Ribonucleotide reductase subunit RRM2B (p53R2) has been reported to suppress invasion and metastasis in colorectal cancer (CRC). Here, we report that high levels of RRM2B expression are correlated with markedly better survival in CRC patients. In a fluorescence-labeled orthotopic mouse xenograft model, we confirmed that overexpression of RRM2B in nonmetastatic CRC cells prevented lung and/or liver metastasis, relative to control cells that did metastasize. Clinical outcome studies were conducted on a training set with 103 CRCs and a validation set with 220 CRCs. All participants underwent surgery with periodic follow-up to determine survivability. A newly developed specific RRM2B antibody was employed to carry out immunohistochemistry for determining RRM2B expression levels on tissue arrays. In the training set, the Kaplan-Meier and multivariate Cox analysis revealed that RRM2B is associated with better survival of CRCs, especially in stage IV patients (HR = 0.40; 95% CI = 0.18-0.86, P = 0.016). In the validation set, RRM2B was negatively related to tumor invasion (OR = 0.45, 95% CI = 0.19-0.99, P = 0.040) and lymph node involvement (OR = 0.48, 95% CI = 0.25-0.92, P = 0.026). Furthermore, elevated expression of RRM2B was associated with better prognosis in this set as determined by multivariate analyses (HR = 0.48, 95% CI = 0.26-0.91, P = 0.030). Further investigations revealed that RRM2B was correlated with better survival of CRCs with advanced stage III and IV tumors rather than earlier stage I and II tumors. Taken together, our findings establish that RRM2B suppresses invasiveness of cancer cells and that its expression is associated with a better survival prognosis for CRC patients.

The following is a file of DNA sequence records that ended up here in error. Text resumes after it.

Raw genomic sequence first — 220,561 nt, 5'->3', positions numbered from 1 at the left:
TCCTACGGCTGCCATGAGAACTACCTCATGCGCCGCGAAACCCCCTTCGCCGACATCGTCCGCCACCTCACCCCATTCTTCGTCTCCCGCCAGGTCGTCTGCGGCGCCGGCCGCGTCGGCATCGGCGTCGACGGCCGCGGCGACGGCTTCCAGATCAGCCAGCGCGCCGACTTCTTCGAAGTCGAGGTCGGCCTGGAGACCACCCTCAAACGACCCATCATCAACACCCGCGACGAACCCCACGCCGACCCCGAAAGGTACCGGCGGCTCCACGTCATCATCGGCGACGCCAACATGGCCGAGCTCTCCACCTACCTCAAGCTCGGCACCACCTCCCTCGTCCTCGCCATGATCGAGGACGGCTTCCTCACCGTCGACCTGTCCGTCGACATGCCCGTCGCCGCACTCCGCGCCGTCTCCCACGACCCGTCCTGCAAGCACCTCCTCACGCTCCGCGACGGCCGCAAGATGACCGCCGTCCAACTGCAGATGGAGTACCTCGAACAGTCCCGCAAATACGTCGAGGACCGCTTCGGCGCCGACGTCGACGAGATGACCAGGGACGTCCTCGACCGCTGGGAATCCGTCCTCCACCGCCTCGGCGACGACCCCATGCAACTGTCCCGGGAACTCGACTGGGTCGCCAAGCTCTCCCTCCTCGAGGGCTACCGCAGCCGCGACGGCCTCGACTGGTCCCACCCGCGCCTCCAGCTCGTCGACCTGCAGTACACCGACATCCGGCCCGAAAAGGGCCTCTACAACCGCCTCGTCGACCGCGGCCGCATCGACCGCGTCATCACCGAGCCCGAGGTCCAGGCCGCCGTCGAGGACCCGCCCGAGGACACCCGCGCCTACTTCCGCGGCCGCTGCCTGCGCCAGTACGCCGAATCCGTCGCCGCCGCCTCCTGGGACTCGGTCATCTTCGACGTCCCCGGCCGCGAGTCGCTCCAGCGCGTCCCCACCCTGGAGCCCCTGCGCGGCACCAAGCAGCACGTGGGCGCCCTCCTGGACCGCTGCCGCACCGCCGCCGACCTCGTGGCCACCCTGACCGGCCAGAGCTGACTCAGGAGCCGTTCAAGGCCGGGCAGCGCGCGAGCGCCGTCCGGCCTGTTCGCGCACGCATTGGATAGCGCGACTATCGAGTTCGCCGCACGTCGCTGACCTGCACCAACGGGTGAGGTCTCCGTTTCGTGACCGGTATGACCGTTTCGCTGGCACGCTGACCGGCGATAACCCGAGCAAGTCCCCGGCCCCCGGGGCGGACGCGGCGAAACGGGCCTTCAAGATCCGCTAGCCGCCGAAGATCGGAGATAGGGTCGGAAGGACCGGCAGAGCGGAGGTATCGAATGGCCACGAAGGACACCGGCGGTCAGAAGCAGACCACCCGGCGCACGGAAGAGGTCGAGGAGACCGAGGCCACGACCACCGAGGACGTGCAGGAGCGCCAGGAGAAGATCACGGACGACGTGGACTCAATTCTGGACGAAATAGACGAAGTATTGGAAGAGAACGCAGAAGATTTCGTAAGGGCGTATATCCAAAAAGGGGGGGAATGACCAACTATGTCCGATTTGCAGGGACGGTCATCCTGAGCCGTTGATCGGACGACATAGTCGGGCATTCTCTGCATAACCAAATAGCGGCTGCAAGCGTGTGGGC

Related JoVE Video
Overexpression of HMGA2 promotes metastasis and impacts survival of colorectal cancers.
Clin. Cancer Res.
PUBLISHED: 01-20-2011
Show Abstract
Hide Abstract
This study aims to address the hypothesis that the high-mobility group A2 (HMGA2), an oncofetal protein, relates to survivability and serves as a prognostic biomarker for colorectal cancer (CRC).
Related JoVE Video
Inhibition of apoptosis by downregulation of hBex1, a novel mechanism, contributes to the chemoresistance of Bcr/Abl+ leukemic cells.
Carcinogenesis
PUBLISHED: 02-13-2009
Show Abstract